Lay v. Hixon

Filing 11

Order DENYING 6 MOTION to Dismiss or in the Alternative Motion for Summary Judgment filed by Scott D. Hixon. Answer to Amended Complaint due from Scott D. Hixon on 4/9/2009. Signed by Judge William H. Steele on 3/26/09. (tgw)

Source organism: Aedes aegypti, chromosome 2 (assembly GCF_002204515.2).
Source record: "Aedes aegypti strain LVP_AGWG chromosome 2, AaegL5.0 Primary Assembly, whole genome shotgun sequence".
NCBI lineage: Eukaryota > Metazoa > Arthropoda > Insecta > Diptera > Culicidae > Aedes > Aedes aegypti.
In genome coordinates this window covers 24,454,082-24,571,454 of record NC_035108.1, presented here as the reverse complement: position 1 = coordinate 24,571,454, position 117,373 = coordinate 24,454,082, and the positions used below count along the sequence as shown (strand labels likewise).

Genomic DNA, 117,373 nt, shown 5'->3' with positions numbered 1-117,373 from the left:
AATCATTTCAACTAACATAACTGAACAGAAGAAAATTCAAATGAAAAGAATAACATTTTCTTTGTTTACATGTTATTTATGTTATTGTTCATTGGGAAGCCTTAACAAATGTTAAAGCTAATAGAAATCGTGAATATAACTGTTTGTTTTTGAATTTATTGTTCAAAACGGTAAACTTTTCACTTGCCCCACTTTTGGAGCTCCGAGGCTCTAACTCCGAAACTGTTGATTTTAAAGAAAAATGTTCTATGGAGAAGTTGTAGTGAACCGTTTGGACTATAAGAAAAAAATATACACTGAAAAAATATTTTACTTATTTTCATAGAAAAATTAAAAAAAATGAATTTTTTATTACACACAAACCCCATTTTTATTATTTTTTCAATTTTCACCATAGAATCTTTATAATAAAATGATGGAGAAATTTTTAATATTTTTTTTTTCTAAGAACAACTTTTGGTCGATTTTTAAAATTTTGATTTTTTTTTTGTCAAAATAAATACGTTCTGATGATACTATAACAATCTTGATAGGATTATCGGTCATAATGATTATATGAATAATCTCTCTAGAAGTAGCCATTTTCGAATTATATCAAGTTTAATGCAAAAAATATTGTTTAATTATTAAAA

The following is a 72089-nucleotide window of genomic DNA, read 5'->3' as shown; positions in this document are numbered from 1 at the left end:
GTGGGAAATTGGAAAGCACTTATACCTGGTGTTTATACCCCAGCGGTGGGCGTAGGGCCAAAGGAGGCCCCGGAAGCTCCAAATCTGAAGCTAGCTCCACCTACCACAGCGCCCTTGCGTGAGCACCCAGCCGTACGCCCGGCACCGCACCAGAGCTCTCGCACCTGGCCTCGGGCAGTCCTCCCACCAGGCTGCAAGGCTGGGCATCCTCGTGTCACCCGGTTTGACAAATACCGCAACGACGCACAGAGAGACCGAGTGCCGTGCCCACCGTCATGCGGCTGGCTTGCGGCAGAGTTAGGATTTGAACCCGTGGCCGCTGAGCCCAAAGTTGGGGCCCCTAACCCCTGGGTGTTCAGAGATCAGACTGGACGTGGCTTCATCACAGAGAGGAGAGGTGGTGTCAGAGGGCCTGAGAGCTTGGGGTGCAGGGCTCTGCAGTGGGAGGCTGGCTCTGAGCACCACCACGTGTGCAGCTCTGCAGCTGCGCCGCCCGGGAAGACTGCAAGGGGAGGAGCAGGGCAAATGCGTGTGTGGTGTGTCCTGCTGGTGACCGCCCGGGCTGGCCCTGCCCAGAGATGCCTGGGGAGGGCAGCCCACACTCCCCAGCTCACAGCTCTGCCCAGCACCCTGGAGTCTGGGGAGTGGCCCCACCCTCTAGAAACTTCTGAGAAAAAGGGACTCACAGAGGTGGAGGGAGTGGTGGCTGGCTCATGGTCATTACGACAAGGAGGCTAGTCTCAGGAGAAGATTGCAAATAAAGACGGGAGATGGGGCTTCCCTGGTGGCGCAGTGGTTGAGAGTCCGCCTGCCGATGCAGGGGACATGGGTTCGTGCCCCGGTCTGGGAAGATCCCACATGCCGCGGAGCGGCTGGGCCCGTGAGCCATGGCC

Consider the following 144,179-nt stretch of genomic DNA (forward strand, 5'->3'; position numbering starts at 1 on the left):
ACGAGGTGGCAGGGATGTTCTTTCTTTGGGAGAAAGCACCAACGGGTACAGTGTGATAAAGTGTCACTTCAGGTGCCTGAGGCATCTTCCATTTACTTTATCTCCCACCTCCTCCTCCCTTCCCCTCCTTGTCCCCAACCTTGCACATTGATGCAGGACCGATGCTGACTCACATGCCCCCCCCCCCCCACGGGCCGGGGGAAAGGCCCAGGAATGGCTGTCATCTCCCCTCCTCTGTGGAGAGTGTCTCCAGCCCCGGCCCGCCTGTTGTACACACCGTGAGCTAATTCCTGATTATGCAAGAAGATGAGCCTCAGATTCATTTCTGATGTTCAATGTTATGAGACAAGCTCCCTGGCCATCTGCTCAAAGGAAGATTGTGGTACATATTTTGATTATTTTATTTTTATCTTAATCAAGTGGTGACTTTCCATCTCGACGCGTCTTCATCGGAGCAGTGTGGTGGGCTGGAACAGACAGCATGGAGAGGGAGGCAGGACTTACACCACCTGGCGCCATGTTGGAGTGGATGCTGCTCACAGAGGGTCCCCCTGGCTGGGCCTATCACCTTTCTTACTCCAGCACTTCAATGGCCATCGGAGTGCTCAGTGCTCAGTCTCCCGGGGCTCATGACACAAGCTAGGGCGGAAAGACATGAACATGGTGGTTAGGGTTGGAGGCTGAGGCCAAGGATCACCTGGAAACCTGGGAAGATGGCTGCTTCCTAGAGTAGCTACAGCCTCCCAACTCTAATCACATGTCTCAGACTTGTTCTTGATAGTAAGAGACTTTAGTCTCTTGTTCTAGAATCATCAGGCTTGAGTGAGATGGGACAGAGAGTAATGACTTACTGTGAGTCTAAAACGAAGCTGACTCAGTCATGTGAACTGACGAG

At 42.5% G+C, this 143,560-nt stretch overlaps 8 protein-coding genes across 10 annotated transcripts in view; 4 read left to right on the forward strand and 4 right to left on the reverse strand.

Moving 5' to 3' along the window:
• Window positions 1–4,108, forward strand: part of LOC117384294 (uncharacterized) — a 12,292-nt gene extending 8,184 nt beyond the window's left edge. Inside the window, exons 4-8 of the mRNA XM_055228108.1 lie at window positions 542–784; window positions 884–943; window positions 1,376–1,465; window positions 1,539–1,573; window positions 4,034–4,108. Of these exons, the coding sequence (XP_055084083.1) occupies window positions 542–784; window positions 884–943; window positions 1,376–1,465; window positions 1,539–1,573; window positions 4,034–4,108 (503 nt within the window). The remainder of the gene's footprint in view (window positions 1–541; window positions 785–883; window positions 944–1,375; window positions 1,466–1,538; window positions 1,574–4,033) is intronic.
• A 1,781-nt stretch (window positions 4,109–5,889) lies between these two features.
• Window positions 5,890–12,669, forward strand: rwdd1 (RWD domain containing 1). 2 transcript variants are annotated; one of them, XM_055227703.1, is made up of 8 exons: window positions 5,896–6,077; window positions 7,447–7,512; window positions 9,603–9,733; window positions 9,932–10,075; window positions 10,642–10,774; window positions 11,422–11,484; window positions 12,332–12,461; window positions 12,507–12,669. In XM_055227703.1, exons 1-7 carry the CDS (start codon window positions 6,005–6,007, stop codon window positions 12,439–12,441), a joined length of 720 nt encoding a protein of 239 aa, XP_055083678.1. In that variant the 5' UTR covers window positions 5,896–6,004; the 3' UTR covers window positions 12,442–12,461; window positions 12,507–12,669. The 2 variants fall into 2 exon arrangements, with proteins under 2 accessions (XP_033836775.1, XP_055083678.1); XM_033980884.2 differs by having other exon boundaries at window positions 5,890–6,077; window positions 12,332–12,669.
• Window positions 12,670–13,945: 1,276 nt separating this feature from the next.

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IN THE UNITED STATES DISTRICT COURT FOR THE SOUTHERN DISTRICT OF ALABAMA SOUTHERN DIVISION JOHN JOSHUA LAY, Plaintiff, v. SCOTT D. HIXON, et al., Defendants. ) ) ) ) ) ) ) ) ) CIVIL ACTION 09-0075-WS-M ORDER This matter comes before the Court on defendant Scott Hixson's Motion to Dismiss, or in the Alternative, Motion for Summary Judgment (doc. 6).1 In his First Amended Complaint (doc. 7-2), plaintiff, John Joshua Lay, brought a claim under general maritime law against defendants, Scott D. Hixson and Gulf Bay Marine Construction, LLC, seeking an award of salvage from the owner(s) of the following salvaged property: One (1) 8' x 40' Unmarked Barge with a Yellow Pittman Crane attached (the "Barge"). The Amended Complaint alleges that Hixson "was initially identified as the owner of the salvaged property made the subject of this action, based on a statement provided to the Alabama Marine Police in which said Defendant made claim to the Barge as Scott D. Hixon doing business as Gulf Bay Marine." (Amended Complaint, 3.) The Amended Complaint also references an August 28, 2008 telephone conversation between Lay and Hixson, "who was identified as the Owner of the Barge." (Id., 12.) According to the Amended Complaint, at no The court file reflects ambiguity as to the proper spelling of defendant Hixson's last name. Plaintiff's pleadings spell it "Hixon," as set forth in the caption of this Order; however, Hixson's Motion to Dismiss (including his affidavit appended to same) spells it "Hixson." On the assumption that the defendant knows the proper spelling of his own name, the Court will use the "Hixson" spelling in the body of this Order, while retaining the "Hixon" spelling in the caption because that is the name of the defendant joined by plaintiff herein, and "[t]he plaintiff is the master of the complaint." Danley v. Allen, 540 F.3d 1298, 1306 (11th Cir. 2008) (citation omitted). If plaintiff wishes to sue "Scott D. Hixon," then this Court will not unilaterally alter the defendant's name because of an apparent error. 1 time prior to March 19, 2009 did Hixson ever identify the true owner of the Barge as being defendant Gulf Bay Marine. (Id., 18.) Given the ambiguity as to the ownership of the Barge, Lay's prayer for relief includes a specific request "[t]hat the Court determine the Owner of the Barge at the times material to this litigation." (Id. at 5.) Hixson has filed a Motion to Dismiss, or in the Alternative, Motion for Summary Judgment (doc. 6), requesting that all claims against him be dismissed on the ground that he is not a proper defendant because he does not own the Barge.2 Hixson maintains that salvage awards are obtainable only against the owner of the salved property, such that lack of ownership would absolve him of liability here.3 In support of his contention that he does not own the Barge, Hixson relies exclusively on his own Affidavit, whose only substantive averments are as follows: "I do not personally own the barge made the basis of the Complaint. Instead, the barge is owned by Gulf Bay Marine Construction, LLC." (Hixson Aff., 2.) Essentially, then, Hixson is asking this Court to reject the allegations of ownership as set forth in the pleadings and instead to accept as true Hixson's statement, presented in an affidavit outside the pleadings, that he did The Court recognizes of course, that Hixson's Motion to Dismiss was directed at Lay's Complaint (doc. 1), rather than the Amended Complaint, and that Lay filed his amended pleading as of right pursuant to Rule 15(a), Fed.R.Civ.P., in response to said Motion. Nonetheless, it is the Amended Complaint and not the original Complaint that is germane for purposes of the pending Motion to Dismiss. The law of this Circuit is clear that "[a]s a general matter, an amended pleading supersedes the former pleading; the original pleading is abandoned by the amendment, and is no longer a part of the pleader's averments against his adversary." Pintando v. Miami-Dade Housing Agency, 501 F.3d 1241, 1243 (11th Cir. 2007) (citation and internal quotation marks omitted). Therefore, in deciding the Motion to Dismiss, the Court will consider only the Amended Complaint, which is the operative pleading in this action, and not the now-superseded initial Complaint. For purposes of deciding this Motion to Dismiss, the Court need not evaluate the validity of Hixson's legal premise regarding ownership and the law of salvage. It suffices to note that federal appellate authorities do not appear to lend unanimous support to Hixson's position. See, e.g., San Francisco Bar Pilots v. Vessel Peacock, 733 F.2d 680, 682 (9th Cir. 1984) ("It is a well-established rule of American salvage law that anyone who may be liable for the loss of or damage to property is liable for an award for its salvage. ... Therefore, liability for a salvage award properly extends against one who has a direct pecuniary interest in the property which is the subject of the award."); The G.L. 40, 66 F.2d 764, 766 (2nd Cir. 1933) (indicating that it is "well settled that a salvor's remedy in personam is not confined to the legal ownership of the property"). -23 2 not own the Barge. To the extent that this Court is unwilling to make such a leap under Rule 12(b)(6), Hixson asks that his Motion be construed as one for summary judgment under Rule 56. On a Rule 12(b)(6) motion, "[t]he allegations in the complaint are taken as true and construed in the light most favorable to the plaintiff[]." Rivell v. Private Health Care Systems, Inc., 520 F.3d 1308, 1309 (11th Cir. 2008); see also Erickson v. Pardus, 551 U.S. 89, 127 S.Ct. 2197, 2200, 167 L.Ed.2d 1081 (2007) ("when ruling on a defendant's motion to dismiss, a judge must accept as true all of the factual allegations contained in the complaint"). Moreover, it is black-letter law that "[a] court's review on a motion to dismiss is limited to the four corners of the complaint." Wilchombe v. TeeVee Toons, Inc., 555 F.3d 949, 959 (11th Cir. 2009) (citation and internal quotation marks omitted). Hixson's Motion hinges exclusively on a document that (a) is outside the pleadings and (b) contradicts material allegations of the Complaint. In this posture, it would be improper to grant Hixson relief pursuant to Rule 12(b)(6). The remaining question is whether the Court should consider the Hixson Affidavit and convert the Motion to Dismiss into a Motion for Summary Judgment. The Federal Rules of Civil Procedure provide that whenever a defendant files a motion to dismiss for failure to state a claim upon which relief can be granted, if "matters outside the pleading are presented to and not excluded by the court, the motion shall be treated as one for summary judgment and disposed of as provided in Rule 56." Rule 12(b)(6), Fed.R.Civ.P.; see also Garfield v. NDC Health Corp., 466 F.3d 1255, 1260 n.2 (11th Cir. 2006) ("Normally, once the court decides to accept matters outside the pleading, it must convert the motion to dismiss into one for summary judgment.") (citation and internal quotation marks omitted); Day v. Taylor, 400 F.3d 1272, 1275-76 (11th Cir. 2005) ("The district court generally must convert a motion to dismiss into a motion for summary judgment if it considers materials outside the complaint."). But it is not mandatory that the Court consider matters outside of the pleadings at this time; rather, the decision of whether or not to do so is a matter of discretion. See Jones v. Automobile Ins. Co. of Hartford, Conn., 917 F.2d 1528, 1531-32 (11th Cir. 1990) ("It is within the judge's discretion to decide whether to consider matters outside of the pleadings that are presented to the court."). After careful consideration of Hixson's Motion and the entire court file, the undersigned is of the opinion that it would be premature to consider the Hixson Affidavit and convert the Rule 12(b)(6) Motion into a Rule 56 Motion at this time. The Amended Complaint reflects that -3- the ownership of the Barge is a central issue joined in this lawsuit, and includes allegations that at various times Hixson has held himself out as owner of the Barge. To adjudicate the factintensive issue of ownership on an incomplete record, based on Hixson's bare say-so, without affording Lay a full and fair opportunity to conduct discovery on that question would be unfair and inefficient. Accordingly, the Court declines Hixson's invitation to consider matters outside the pleadings at this time, inasmuch as this action is in its infancy, there has been no discovery, and the parties are ill-equipped at this early stage to present all the evidence that would be required for a proper Rule 56 determination of ownership.4 In light of the foregoing, Hixson's Motion to Dismiss or, in the Alternative, Motion for Summary Judgment (doc. 6) is denied. Hixson is ordered to serve and file his answer to the Amended Complaint on or before April 9, 2009. DONE and ORDERED this 26th day of March, 2009. s/ WILLIAM H. STEELE UNITED STATES DISTRICT JUDGE See, e.g., Johnson v. Mobile County Sheriff Dep't, 2007 WL 2023488, *2 n.3 (S.D. Ala. July 9, 2007) (finding it inappropriate to convert motion to dismiss into motion for summary judgment, where parties were poorly equipped at early stage of case to present all evidence needed for full-blown summary judgment review); Jeter v. Montgomery County, 480 F. Supp.2d 1293, 1296 (M.D. Ala. 2007) (exercising discretion not to consider exhibits to brief relating to Rule 12(b)(6) motion, but instead ruling on merits of motion based on pleadings alone); Moss v. W & A Cleaners, 111 F. Supp.2d 1181, 1185 (M.D. Ala. 2000) (declining to convert Rule 12(b)(6) motion to Rule 56 motion based on finding that it would be more appropriate to enter a scheduling order and allow the parties to conduct discovery); Grillo v. John Alden Life Ins. Co., 939 F. Supp. 685, 686 (D. Minn. 1996) (disregarding affidavits submitted with motion to dismiss because "the court concludes that the parties are in no position to present all material pertinent to a motion for summary judgment"); 701 NPB Associates v. Federal Deposit Ins. Corp., 779 F. Supp. 1336, 1338 (S.D.Fla. 1991) (declining to consider affidavit based on determination "that it is inappropriate at this stage of the proceedings to convert Defendant's motion to dismiss into a motion for summary judgment"); Griswold v. Alabama Dept. of Indus. Relations, 903 F. Supp. 1492, 1494 (M.D. Ala. 1995) (declining to convert motion to dismiss into motion for summary judgment). -4- 4